First of all, allow me to apologize for the delay. My goal is to write something every Sunday. I think, as readers, you deserve the consistency. This Sunday however, I was struggling with my English exam – I had to write an analysis of a ‘staged’ conversation. I am glad it is over. English Linguistics is simply not for me. Oh, it is interesting to see how people interact and how they express themselves and subconsciously follow rules, but I could not imagine myself doing it all the time.
But saying that, I never imagined myself being a father. So maybe I should be careful what I refuse to picture. (smile)
Talking of picturing things, Chapter Two is the start of the portray of the game, and George’s position in it. He is an experienced player who has turned his youthful hobby into a profession. I only touch on his entrance into the game, although, originally there was a lot more information concerning his reason for joining. (which if I find time, I will look for – it’s somewhere on my many USB sticks – under some strange title like ‘an idea’. I have had a lot of ideas LOL)
So, it might take a while.
Back to the chapter. Creation is one of the best games on the market, and therefore, one of the best marketed. The game owners earn money in every conceivable way: collecting stickers of all the Olympus players, personal training camps, and membership to all kinds of chat-rooms, fan clubs and virtual TV.
In my mind, this all makes sense. What makes a great game is the possibility to share it, on multiple levels.
One of my favorite parts about this chapter is how George gets smashed up by the river. Here, I am slightly poking fun at those films where, the protagonist survives amazing dives or falls into water, unscathed, while at the same time warning my younger readers not to try it. I live by a river. A small river, which in summer, at the deepest, is perhaps only one meter, but when it is in flood, it’s not, and it’s deadly. It has claimed too many lives. Young lives, children from people I know. Maybe this is the reason why I go into such detail of how George’s avatar is continually being smashed against the rocks, because in real life that’s what happens. And what is also terribly true is how when the river is swollen it calls out to me, tempting, challenging me– ‘come a little closer, look at the way I race. Come on, I bet you are strong enough to swim across!’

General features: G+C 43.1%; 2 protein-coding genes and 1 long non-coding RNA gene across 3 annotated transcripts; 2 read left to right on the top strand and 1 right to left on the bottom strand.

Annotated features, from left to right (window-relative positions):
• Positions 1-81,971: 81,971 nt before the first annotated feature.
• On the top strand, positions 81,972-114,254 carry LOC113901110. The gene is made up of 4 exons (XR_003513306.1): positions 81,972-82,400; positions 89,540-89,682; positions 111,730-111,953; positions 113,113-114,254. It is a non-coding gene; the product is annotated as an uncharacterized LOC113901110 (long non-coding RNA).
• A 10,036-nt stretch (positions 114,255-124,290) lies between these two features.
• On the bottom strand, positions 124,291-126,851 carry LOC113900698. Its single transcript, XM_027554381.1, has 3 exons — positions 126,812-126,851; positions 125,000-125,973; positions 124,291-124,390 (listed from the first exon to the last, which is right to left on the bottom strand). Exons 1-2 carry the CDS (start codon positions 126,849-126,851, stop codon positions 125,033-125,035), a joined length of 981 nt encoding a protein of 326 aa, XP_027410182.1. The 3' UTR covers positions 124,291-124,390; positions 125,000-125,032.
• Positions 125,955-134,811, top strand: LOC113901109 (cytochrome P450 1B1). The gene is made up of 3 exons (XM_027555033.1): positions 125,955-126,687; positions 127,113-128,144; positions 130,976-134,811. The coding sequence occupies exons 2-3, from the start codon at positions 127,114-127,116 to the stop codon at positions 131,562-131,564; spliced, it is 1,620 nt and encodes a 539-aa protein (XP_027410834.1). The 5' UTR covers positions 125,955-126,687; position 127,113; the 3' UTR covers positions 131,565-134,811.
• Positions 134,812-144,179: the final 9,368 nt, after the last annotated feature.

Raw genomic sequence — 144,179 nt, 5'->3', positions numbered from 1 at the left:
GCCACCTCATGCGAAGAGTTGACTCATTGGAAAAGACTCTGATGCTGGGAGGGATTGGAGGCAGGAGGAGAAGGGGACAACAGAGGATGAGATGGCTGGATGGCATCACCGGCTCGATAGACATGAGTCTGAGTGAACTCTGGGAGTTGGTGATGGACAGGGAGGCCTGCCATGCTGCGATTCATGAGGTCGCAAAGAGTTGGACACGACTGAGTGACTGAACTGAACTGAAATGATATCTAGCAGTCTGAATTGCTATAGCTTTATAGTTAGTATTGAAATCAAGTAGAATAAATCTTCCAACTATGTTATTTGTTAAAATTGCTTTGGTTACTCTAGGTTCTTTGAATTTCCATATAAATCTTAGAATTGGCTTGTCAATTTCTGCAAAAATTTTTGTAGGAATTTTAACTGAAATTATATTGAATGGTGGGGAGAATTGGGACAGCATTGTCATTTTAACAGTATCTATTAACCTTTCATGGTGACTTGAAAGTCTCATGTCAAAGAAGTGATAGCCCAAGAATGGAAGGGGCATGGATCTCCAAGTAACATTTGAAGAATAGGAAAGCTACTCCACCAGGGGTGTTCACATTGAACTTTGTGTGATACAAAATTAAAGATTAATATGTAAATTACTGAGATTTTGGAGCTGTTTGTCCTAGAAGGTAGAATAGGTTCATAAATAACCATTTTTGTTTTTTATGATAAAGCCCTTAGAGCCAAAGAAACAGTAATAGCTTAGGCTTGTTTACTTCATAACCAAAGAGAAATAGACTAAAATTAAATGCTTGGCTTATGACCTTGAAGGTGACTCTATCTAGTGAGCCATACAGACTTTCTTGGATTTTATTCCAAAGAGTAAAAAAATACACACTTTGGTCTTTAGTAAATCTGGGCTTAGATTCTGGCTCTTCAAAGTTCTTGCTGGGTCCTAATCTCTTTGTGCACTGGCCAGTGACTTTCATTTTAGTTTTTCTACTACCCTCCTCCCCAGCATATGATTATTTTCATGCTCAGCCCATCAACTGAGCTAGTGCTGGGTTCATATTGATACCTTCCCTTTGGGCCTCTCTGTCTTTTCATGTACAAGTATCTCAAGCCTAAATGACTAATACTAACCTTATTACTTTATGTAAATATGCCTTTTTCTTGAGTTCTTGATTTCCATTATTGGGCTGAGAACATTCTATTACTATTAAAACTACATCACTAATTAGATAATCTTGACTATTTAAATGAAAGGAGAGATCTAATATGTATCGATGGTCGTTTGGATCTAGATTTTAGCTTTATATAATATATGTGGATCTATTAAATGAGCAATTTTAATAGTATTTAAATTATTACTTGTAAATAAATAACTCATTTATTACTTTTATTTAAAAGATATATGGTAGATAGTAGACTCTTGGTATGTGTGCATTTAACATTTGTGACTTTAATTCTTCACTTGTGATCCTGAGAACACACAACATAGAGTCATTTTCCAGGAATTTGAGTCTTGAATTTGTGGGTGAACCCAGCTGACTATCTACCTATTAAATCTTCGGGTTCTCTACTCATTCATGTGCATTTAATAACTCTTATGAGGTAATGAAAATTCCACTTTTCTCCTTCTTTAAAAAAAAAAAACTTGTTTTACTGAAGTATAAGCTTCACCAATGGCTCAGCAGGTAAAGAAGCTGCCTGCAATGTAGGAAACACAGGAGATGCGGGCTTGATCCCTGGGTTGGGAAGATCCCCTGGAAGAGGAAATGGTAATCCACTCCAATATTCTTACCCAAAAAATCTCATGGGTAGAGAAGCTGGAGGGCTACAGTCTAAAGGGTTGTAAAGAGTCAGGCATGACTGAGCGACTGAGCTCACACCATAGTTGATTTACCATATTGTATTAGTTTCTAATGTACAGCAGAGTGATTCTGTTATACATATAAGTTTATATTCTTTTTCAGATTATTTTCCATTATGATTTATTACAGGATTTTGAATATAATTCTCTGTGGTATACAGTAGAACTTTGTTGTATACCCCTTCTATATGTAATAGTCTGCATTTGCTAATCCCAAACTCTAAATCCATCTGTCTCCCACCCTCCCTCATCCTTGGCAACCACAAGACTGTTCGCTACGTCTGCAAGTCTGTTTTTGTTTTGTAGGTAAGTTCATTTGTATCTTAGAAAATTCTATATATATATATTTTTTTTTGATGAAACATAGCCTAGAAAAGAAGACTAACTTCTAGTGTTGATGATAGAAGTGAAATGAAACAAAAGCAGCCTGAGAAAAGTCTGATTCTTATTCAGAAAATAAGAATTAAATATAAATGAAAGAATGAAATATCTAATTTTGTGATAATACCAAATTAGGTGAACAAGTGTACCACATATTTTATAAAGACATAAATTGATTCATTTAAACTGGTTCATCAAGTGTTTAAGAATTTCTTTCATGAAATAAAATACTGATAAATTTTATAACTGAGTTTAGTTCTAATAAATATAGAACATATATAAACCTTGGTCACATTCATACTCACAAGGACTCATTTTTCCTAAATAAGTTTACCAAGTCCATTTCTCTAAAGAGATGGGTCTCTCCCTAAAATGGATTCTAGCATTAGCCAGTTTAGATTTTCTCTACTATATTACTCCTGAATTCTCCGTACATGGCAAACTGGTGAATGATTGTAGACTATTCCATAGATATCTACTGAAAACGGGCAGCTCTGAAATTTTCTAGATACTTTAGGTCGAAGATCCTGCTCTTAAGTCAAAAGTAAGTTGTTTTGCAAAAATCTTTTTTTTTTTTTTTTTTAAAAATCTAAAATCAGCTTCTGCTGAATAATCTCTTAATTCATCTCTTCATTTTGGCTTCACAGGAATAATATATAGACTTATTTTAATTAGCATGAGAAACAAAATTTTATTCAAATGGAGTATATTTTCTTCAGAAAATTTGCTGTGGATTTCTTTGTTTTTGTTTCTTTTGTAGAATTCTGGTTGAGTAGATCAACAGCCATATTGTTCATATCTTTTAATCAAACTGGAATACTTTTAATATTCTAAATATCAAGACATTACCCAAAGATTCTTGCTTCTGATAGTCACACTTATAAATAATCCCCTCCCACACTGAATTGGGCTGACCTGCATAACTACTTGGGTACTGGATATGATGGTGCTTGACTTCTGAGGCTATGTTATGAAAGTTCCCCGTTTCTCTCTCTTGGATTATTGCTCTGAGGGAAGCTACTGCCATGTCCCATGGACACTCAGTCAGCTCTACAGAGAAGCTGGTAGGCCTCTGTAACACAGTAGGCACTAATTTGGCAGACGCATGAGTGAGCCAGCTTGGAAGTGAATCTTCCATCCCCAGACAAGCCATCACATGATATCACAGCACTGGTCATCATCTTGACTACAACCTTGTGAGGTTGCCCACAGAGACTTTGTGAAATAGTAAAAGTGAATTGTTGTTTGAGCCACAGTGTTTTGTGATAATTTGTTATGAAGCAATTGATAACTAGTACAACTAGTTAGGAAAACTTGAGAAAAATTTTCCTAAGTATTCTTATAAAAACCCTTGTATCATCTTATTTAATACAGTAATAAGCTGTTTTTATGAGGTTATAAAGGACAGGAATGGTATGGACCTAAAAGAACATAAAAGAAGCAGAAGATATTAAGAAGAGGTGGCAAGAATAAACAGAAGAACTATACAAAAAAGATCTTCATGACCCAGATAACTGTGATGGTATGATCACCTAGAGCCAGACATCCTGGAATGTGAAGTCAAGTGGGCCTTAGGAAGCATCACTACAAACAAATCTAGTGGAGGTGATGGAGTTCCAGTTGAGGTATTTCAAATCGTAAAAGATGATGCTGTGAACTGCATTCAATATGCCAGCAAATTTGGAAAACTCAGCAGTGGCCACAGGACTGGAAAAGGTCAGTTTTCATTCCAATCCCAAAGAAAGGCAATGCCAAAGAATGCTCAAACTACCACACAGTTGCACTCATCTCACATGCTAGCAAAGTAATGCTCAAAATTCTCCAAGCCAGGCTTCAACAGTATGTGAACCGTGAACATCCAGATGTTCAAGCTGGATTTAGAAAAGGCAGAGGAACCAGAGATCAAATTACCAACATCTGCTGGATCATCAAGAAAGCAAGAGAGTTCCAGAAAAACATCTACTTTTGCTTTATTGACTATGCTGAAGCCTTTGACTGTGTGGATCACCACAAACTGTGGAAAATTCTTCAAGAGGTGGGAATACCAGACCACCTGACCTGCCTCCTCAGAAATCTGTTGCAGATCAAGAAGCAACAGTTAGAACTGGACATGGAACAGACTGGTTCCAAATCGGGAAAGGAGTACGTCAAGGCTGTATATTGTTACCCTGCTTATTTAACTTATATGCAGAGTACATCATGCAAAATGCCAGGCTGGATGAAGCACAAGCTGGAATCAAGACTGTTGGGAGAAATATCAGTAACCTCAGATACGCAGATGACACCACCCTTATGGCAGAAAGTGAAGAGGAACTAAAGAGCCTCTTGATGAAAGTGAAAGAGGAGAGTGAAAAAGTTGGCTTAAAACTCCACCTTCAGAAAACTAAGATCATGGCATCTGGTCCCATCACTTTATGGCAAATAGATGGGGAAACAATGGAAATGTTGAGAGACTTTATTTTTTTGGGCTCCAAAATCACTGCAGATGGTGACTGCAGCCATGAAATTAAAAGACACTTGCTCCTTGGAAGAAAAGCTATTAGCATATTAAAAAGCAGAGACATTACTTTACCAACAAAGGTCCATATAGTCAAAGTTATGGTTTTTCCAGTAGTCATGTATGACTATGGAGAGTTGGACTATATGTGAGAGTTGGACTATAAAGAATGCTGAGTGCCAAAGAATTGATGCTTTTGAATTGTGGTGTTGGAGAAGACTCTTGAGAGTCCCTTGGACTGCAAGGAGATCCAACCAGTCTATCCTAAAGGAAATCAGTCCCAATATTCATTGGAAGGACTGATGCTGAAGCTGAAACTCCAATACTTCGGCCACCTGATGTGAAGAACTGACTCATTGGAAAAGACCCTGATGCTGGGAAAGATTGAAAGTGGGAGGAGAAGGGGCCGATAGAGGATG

I know I am not alone with this feeling. I have seen children tempted by its call.
A river in flood is not Hollywood. There are no spectacular dives with great escapes. It kills, that’s about it.
Now, as I begin to look at each chapter, I wonder just how much of what I write is connected to me in this way. I know I wanted the scene of George’s drowning to be realistic – at least through my eyes – I have also tried to make his character as realistic as possible, which at times has been rather uncomfortable – he is not always nice – he’s young and makes mistakes. Writing them, is therefore unpleasant, as inside my mind, I know he should not do this or say that. At times he behaves so immaturely! (LOL) But it is only by being honest to his character, can I believe in the book myself.
I think the first sign of his less than gallant character is how he deliberately knocks Ng Mui over, rather than fight her, and then raccoons up a tree to safety. Very sensible, I know, but at the same time, it rings of cowardliness.
His reason for winning the game is definitely personal, as seen in the statement: ‘this was George O’Donnelly, not his dad!’ and introduces further clues to his relationship to his father. I suppose it is the normal conflict most teenagers have with their parents as they try to establish their own personal identity. This conflict again could possibly come from personal experience. I do have a thirteen year old boy.
I would be interested to know how you interpret George’s reaction to Ng Mui or how you saw the river scene, and look forward to seeing you this coming Sunday, with chapter three, wherein I will try to be 100% honest about the adult emotions within the vault.